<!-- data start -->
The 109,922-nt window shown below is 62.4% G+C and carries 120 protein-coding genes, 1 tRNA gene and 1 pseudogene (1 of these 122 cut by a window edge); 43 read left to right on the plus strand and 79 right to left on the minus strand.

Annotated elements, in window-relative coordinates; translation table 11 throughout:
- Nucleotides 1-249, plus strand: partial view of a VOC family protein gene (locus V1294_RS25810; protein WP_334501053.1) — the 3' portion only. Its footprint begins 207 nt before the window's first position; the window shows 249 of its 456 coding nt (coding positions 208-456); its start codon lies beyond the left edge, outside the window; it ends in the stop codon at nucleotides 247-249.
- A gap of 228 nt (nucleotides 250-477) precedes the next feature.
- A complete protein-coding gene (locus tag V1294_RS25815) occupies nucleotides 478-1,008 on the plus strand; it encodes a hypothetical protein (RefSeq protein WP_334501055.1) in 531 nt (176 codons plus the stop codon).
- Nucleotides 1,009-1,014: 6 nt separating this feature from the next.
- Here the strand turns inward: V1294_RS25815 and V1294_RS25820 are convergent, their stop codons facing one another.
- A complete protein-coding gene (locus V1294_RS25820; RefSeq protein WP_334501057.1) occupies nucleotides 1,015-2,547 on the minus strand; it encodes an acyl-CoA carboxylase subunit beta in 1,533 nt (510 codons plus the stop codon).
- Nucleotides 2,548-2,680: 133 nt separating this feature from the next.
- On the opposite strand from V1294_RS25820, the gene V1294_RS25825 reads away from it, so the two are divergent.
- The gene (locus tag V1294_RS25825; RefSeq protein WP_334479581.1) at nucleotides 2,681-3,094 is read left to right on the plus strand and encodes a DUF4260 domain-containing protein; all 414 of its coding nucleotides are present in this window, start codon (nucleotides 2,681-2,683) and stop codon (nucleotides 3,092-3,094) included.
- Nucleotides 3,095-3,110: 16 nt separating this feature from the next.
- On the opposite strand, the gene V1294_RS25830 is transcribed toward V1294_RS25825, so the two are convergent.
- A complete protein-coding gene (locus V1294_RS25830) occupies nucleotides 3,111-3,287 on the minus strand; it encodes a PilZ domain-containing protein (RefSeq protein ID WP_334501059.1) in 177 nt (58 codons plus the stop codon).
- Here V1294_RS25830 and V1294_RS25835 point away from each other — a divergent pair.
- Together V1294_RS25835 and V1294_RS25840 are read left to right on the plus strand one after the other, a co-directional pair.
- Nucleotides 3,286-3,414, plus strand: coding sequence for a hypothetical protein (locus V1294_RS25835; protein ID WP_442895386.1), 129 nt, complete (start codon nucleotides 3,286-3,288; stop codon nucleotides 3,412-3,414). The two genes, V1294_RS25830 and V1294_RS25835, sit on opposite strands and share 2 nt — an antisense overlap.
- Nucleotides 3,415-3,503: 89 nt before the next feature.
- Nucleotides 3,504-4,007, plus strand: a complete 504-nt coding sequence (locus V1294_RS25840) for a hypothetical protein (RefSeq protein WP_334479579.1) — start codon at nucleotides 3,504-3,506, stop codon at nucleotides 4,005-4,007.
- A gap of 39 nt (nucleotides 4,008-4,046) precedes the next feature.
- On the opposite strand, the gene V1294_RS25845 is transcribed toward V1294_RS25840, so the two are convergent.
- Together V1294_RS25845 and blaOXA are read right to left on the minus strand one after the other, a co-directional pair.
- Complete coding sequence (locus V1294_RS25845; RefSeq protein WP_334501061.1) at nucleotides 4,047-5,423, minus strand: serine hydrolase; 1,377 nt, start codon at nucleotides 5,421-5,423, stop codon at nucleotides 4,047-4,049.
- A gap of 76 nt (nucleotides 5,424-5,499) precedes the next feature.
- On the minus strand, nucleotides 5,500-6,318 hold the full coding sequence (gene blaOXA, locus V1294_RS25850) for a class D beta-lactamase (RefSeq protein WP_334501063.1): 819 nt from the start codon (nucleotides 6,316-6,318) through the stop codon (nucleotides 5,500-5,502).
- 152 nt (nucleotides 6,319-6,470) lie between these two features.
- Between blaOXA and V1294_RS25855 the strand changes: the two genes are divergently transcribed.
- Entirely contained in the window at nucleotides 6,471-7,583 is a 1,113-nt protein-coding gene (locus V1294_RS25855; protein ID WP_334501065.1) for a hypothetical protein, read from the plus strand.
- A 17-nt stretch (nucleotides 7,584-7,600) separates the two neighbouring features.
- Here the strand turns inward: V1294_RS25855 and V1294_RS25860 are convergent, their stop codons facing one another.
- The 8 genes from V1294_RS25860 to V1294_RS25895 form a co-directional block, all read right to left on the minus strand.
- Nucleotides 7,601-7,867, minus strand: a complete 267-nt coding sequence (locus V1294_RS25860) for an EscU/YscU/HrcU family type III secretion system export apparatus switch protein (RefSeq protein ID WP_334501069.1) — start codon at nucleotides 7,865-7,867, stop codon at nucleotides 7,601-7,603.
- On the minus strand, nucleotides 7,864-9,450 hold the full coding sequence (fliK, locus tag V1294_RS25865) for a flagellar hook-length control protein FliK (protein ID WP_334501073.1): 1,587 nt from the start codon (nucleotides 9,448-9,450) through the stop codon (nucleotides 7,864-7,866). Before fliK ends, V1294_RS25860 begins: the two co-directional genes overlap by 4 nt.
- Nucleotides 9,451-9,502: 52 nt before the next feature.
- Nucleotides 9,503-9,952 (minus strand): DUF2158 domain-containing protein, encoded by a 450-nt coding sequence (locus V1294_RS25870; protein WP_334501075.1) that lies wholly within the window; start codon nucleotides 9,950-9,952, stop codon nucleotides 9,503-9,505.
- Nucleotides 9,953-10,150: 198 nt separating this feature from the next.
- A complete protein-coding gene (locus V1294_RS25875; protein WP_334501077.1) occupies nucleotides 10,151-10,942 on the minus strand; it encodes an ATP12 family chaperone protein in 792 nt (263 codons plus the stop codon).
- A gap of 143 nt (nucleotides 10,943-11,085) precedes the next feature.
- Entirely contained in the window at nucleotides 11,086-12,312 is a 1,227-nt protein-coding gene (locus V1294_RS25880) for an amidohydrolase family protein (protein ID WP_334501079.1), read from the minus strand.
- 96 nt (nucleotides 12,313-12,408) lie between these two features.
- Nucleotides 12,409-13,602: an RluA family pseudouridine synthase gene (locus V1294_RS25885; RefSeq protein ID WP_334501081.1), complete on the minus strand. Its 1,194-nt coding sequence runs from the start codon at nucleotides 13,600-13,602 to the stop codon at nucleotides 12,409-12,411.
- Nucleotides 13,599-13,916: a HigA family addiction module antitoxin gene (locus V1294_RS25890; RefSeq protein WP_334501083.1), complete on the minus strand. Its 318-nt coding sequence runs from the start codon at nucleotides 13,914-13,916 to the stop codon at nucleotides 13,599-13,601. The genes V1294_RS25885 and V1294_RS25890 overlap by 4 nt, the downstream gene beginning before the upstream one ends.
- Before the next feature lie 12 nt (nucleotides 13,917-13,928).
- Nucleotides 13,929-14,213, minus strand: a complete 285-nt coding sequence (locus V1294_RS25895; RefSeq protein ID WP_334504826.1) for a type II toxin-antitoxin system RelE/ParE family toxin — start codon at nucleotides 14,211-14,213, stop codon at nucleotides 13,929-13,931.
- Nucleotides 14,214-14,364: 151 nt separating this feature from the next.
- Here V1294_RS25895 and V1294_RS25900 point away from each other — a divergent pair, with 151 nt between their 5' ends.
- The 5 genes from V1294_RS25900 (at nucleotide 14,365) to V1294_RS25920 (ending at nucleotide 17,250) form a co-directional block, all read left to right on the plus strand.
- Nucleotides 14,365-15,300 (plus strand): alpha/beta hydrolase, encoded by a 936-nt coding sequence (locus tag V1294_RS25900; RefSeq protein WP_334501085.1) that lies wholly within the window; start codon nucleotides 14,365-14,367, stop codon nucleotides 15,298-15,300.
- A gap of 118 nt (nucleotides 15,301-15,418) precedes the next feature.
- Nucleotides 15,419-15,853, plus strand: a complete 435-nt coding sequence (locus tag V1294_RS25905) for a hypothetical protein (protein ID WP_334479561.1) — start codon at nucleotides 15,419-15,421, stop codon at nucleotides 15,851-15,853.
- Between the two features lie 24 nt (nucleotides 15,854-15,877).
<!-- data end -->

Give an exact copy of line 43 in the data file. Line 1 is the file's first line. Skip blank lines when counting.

- Before the next feature lie 12 nt (nucleotides 13,917-13,928).